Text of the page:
What Noah Hanifin’s contract extension means for a potential Filip Hronek deal in Vancouver

Photo credit:© Bob Frid-USA TODAY Sports
Tyson Cole
14 days ago
News broke on Thursday that Noah Hanifin and the Vegas Golden Knights have agreed to terms on an eight-year, $58.8M contract extension that will pay him $7.35M annually. 
The Calgary Flames traded Hanifin to their Pacific division rival, the Vegas Golden Knights. This trade involved a 2025 first-round pick, a conditional third-round pick and defenceman Danill Miromanov to Calgary.
It was heavily rumoured that the Hanifin only had interest in signing an extension in Florida, either with the Florida Panthers or Tampa Bay Lightning. But two days before the trade deadline, Vegas swooped in and got their guy. 
In 16 games since joining the Golden Knights, Hanifin has two goals, nine points, a +3 rating, and has assumed the top spot on the team’s powerplay. With Vegas still having six unrestricted free agents and one restricted free agent to sign, they prioritized Hanifin to get him locked up first. 
Hanifin signed a six-year contract for $29.7M that paid him $4.95M annually back in 2018. With this play, he undoubtedly deserved a raise. 
This contract extension affects the Vancouver Canucks and what the next contract may look like for Filip Hronek, as he also deserves a raise with his play this season. 
So, let’s compare the two.

Comparing Hanifin and Hronek

Here are the stats and analytical comparables from this season.
These two players are having strikingly similar seasons. 
Hronek narrowly edges Hanifin by four points, five 5-on-5 points, but blows him out of the water with a +14 rating. 
Analytically, he has better percentages in expected goals for (xGF%) and scoring chances for (SCF%). These analytics mean the Canucks are creating more expected goals and scoring chances offensively than allowing defensively with Hronek on the ice. 
Hanifin has Hronek beat when it comes to goals, leading by eight and penalty kill time on ice by 26 seconds per game. 
With such similar numbers and analytics, to see Hanifin come in at this $7.35M annually, I can’t help but believe Hronek’s extension will heavily mirror this number. 
However, there are a few factors to consider:
Unfortunately, this is the reality, but Nevada is a non-income-tax state, meaning players will typically take a little less than they would necessarily make on the open market. Hockey fans have seen this in Florida and Tampa Bay for years. With the rising salary cap, Hanifin could have asked for around $8M annually, but to sign in a high-tax state, he could make less. 
The same benefit doesn’t apply to players signing in Vancouver.
Another factor is that Hronek is a right-shot defenceman. Typically, a player’s average annual value (AAV) gets a slight bump up for those who play the right side. Hanifin is a left-shot defenceman.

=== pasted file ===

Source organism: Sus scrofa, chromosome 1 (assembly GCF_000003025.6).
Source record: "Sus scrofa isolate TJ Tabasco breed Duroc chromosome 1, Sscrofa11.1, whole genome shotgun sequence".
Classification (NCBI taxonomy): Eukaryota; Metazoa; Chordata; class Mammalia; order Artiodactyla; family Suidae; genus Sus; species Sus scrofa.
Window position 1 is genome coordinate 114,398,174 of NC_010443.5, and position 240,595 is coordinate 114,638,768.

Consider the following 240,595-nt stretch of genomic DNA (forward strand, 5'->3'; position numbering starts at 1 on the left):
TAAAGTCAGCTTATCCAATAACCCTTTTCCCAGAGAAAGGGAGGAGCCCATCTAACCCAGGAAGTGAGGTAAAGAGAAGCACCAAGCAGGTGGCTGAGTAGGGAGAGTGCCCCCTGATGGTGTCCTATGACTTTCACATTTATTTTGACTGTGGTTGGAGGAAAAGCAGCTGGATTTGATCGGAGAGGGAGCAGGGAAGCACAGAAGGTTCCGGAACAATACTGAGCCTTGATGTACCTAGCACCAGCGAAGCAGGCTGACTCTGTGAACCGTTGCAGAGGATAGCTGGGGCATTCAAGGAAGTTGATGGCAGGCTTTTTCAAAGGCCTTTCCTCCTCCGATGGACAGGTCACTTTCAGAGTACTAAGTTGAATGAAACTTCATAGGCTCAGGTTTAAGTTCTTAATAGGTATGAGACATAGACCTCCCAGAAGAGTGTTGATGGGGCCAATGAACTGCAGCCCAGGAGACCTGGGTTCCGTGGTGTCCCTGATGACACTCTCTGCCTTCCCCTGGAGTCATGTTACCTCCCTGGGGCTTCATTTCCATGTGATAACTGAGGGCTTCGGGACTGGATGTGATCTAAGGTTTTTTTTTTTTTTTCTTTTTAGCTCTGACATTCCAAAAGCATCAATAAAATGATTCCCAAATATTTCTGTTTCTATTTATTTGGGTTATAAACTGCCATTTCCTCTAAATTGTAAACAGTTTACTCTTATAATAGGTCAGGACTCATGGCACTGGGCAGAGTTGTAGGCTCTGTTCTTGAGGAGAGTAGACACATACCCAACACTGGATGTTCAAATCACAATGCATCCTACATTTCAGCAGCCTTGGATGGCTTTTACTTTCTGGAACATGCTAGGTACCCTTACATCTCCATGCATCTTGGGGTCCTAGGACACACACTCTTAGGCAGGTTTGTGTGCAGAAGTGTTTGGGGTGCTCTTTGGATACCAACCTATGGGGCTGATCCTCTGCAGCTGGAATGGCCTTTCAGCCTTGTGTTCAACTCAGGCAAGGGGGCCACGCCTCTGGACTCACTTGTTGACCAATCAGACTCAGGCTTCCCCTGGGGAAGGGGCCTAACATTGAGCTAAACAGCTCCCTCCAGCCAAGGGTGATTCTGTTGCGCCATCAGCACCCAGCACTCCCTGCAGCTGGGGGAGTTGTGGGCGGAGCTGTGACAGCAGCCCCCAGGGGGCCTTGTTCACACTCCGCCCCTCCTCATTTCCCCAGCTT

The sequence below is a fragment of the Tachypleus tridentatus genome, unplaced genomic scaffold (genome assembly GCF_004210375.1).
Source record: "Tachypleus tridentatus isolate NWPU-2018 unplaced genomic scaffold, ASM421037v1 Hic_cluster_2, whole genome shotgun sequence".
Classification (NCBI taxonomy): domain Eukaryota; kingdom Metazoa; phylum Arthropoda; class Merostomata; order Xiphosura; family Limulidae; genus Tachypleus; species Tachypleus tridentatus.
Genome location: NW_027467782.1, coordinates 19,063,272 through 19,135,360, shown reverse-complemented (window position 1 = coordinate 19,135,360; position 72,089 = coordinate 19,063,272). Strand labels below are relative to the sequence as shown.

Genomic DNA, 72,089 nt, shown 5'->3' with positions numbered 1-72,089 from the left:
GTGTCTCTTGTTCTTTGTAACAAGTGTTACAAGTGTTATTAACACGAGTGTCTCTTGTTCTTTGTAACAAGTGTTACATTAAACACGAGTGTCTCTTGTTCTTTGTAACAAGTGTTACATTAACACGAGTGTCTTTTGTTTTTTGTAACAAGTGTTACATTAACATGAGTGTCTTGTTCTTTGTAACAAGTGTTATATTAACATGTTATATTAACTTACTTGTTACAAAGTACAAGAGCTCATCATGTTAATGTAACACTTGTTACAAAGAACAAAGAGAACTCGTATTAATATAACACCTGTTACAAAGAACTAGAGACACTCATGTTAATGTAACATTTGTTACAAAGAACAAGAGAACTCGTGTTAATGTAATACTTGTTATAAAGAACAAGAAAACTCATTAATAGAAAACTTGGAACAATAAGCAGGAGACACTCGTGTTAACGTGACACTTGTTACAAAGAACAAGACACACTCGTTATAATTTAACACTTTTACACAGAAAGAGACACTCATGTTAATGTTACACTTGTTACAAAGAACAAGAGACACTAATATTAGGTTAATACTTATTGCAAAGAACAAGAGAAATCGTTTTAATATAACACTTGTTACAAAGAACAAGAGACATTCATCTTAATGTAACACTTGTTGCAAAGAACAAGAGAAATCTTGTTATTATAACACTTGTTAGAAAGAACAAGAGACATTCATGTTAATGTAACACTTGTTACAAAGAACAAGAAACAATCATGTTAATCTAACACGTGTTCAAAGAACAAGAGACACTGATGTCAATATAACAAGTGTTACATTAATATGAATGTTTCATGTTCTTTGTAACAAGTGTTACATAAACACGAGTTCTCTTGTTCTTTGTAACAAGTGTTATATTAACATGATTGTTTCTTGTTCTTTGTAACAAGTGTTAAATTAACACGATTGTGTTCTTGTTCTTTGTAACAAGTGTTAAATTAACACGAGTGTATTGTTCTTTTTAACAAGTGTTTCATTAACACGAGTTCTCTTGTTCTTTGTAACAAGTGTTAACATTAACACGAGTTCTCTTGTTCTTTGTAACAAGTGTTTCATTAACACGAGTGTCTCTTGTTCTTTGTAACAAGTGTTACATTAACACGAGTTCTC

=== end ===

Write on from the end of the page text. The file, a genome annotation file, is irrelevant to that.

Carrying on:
With all this in mind, let’s relook at these numbers in Hronek and his agent’s eyes.
A defenceman who is just one year older signed for eight years, $7.35M annually; at the same time, I’m looking for an extension. In the same season, I average more ice time, have more points, a higher plus/minus rating, and better analytics — all while playing the more desired side on a better hockey team.
It’s hard not to imagine that Hronek would command more money on the open market.
Daily Faceoff’s Frank Seravalli has doubled down on his reporting that Filip Hronek’s next contract starts with an eight. 
Frank also makes a valid point. With his play, his arbitration case would land him somewhere between $7.5M and $8M annually and lead to unrestricted free agency. 
We’ll see how this all plays out, but after considering all these facts, Canucks fans should prepare for a Filip Hronek extension to land him above today’s Noah Hanifin’s $7.35M extension.
The positive to consider is that Hronek won’t be lost for nothing, as this is his final year as a restricted free agent. And if Canucks management finds his price is too expensive, they can facilitate a trade and ensure they don’t lose him for nothing. 
With the salary cap rising this season and projected to increase substantially in the coming years, the value of a $7.5M-$8M contract today will not hold the same worth in a few years. 
While his defensive partner, Quinn Hughes, is having a Norris trophy-type season, they’ve shown chemistry and the ability to play at a high level together. Do you really want to try to find another defenseman for Hughes to play with and hope they have a similar production?
What do you think Canucks fans? How do you think this Noah Hanifin extension affects Filip Hronek’s extension and his potential future in Vancouver?

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